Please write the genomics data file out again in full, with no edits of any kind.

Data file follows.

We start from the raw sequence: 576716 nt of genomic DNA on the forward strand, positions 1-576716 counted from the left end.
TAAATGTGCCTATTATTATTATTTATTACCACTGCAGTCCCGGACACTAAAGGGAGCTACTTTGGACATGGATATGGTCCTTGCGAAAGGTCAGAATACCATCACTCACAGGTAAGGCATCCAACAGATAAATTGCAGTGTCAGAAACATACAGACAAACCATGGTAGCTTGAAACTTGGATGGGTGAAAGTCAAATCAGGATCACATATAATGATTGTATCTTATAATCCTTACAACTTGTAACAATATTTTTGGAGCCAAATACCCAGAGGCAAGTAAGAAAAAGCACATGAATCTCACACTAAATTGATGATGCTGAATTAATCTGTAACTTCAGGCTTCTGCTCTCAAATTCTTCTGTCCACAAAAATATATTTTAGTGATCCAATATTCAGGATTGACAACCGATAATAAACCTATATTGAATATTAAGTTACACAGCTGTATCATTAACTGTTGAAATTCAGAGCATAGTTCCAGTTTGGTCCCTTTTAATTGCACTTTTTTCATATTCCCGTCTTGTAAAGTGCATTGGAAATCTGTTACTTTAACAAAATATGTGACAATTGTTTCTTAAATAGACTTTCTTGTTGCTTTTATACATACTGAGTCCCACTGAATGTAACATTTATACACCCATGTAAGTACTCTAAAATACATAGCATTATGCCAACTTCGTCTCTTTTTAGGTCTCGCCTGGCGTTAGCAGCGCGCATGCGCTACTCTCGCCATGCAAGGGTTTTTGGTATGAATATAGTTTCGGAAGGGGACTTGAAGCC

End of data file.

We start from the raw sequence: 576716 nt of genomic DNA on the forward strand, positions 1-576716 counted from the left end.
TAAATGTGCCTATTATTATTATTTATTACCACTGCAGTCCCGGACACTAAAGGGAGCTACTTTGGACATGGATATGGTCCTTGCGAAAGGTCAGAATACCATCACTCACAGGTAAGGCATCCAACAGATAAATTGCAGTGTCAGAAACATACAGACAAACCATGGTAGCTTGAAACTTGGATGGGTGAAAGTCAAATCAGGATCACATATAATGATTGTATCTTATAATCCTTACAACTTGTAACAATATTTTTGGAGCCAAATACCCAGAGGCAAGTAAGAAAAAGCACATGAATCTCACACTAAATTGATGATGCTGAATTAATCTGTAACTTCAGGCTTCTGCTCTCAAATTCTTCTGTCCACAAAAATATATTTTAGTGATCCAATATTCAGGATTGACAACCGATAATAAACCTATATTGAATATTAAGTTACACAGCTGTATCATTAACTGTTGAAATTCAGAGCATAGTTCCAGTTTGGTCCCTTTTAATTGCACTTTTTTCATATTCCCGTCTTGTAAAGTGCATTGGAAATCTGTTACTTTAACAAAATATGTGACAATTGTTTCTTAAATAGACTTTCTTGTTGCTTTTATACATACTGAGTCCCACTGAATGTAACATTTATACACCCATGTAAGTACTCTAAAATACATAGCATTATGCCAACTTCGTCTCTTTTTAGGTCTCGCCTGGCGTTAGCAGCGCGCATGCGCTACTCTCGCCATGCAAGGGTTTTTGGTATGAATATAGTTTCGGAAGGGGACTTGAAGCC